Rode south on First Street, which felt mostly uphill! My hip muscles were starting to tire though knees and shoulders were happy enough. At 900 S, turned back.



On the way back stopped at the roadside prairie garden, which featured spiderwort, lace-edged (not an official name, just a description) cup plant,


butterfly weed


and a small, less showy milkweed.


Spied a great blue heron while crossing over a creek on First Street. Parked the bike and carefully walked back to the bridge, Just in time to see the heron take off.


They sure are wary.

Got a shot of a dickcissel (had been hearing lots of these “mini-meadowlarks”) on a fence post.


The way home was mostly downhill, which I gratefully enjoyed!

Saturday 27 May 2017. Out Yankee Ridge Road via Lush Meadowbrook

It was 64 degrees F at 6:20 under cloudy skies this morning as I got Rhododendron the road bike out for a long-awaited spin!
The nice people at Neutral Cycle put the pedal crank back into is working position, replaced the cables and brake pads, and reduced the number of speeds to five (really, who needs more than that, at least in central Illinois?) by removing the rusted-out front derailleur.

Was amazed by Rhododendron’s speed and smoothness and didn’t stop until Windsor Road, where I did not wait long to cross.

Made the customary stop at the rabbit-statue bridge.


Then sought blue flag irises, which I found, more abundant and widespread than I ever remember seeing them.



And of course there were spiderwort


and Penstemon.


Pasture rose provided a pink counterpoint to the greens, white and blue.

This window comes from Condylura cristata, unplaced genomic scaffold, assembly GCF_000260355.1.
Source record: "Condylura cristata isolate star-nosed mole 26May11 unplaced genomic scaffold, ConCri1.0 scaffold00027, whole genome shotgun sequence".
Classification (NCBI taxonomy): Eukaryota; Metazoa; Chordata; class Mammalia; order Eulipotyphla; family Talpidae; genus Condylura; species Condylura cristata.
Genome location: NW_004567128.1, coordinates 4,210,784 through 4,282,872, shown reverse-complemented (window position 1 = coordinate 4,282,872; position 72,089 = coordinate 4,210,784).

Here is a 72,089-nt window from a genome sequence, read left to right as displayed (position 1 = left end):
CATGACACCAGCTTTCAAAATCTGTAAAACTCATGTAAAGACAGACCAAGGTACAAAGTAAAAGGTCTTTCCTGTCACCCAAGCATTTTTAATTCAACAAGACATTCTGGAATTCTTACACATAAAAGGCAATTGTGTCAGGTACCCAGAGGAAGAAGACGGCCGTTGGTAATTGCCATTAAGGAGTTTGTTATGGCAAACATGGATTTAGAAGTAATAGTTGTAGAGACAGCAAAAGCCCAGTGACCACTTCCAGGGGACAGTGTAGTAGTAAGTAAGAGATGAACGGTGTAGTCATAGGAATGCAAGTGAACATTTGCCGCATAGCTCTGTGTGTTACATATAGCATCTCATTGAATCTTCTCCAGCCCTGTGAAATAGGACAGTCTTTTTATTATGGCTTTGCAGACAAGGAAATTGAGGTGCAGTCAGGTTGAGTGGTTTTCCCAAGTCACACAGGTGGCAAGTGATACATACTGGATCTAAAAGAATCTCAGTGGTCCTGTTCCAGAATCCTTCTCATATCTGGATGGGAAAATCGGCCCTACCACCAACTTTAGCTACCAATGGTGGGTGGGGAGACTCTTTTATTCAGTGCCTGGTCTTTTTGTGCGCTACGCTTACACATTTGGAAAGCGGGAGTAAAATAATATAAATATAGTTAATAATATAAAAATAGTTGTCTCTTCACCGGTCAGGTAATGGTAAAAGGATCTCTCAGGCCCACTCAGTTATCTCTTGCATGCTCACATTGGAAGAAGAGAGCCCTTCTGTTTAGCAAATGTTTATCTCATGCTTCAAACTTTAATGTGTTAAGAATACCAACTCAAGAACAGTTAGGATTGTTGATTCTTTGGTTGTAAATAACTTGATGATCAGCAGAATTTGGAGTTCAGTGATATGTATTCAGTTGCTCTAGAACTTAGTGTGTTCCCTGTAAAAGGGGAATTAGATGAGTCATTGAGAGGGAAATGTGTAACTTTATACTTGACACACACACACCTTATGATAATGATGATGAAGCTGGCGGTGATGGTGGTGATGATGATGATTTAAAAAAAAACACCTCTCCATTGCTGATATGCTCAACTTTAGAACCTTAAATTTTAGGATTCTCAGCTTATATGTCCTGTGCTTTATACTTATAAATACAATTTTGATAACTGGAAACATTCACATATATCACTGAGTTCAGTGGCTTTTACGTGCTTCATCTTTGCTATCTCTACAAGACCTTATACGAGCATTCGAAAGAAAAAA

At the Freyfogle overlook was lead plant, with its festive-looking foliage.


The clouds broke up enough to reveal some blue sky and cloud-shapes over the land.


Saw dew-beaded spiderwebs.


The flowers and foliage at Meadowbrook this morning were spectacular and particularly uplifting, at least to this observer!

Then rode along Windsor road on the “sidewalk,” (which I see more as a multi-use path) to Philo Road and east on Old Church, then south on Yankee Ridge Road.

Here is Yankee Ridge at Old Church Road, viewed from the west


as ever, a place of quiet. I think of it as a bit of sacred silence, accompanied by its stark and subtly beautiful view.

Wanted to go on


but time limitations prompted me to turn back at the road that is paved to the east but is wet and unpaved to the west.


Returning home rode into a north wind (which explains the ease of the trip out) and just wanted to get back!


The fog blew toward me and I was sure it would rain even though the phone Ap assured me it wouldn’t. There was nothing to do (as is so common in so many aspects of life!) but hunker down and press on.

After some discomfort just settled into it as if I were lost, but not in a bad way, just absorbed in the present. And made it back with some satisfaction.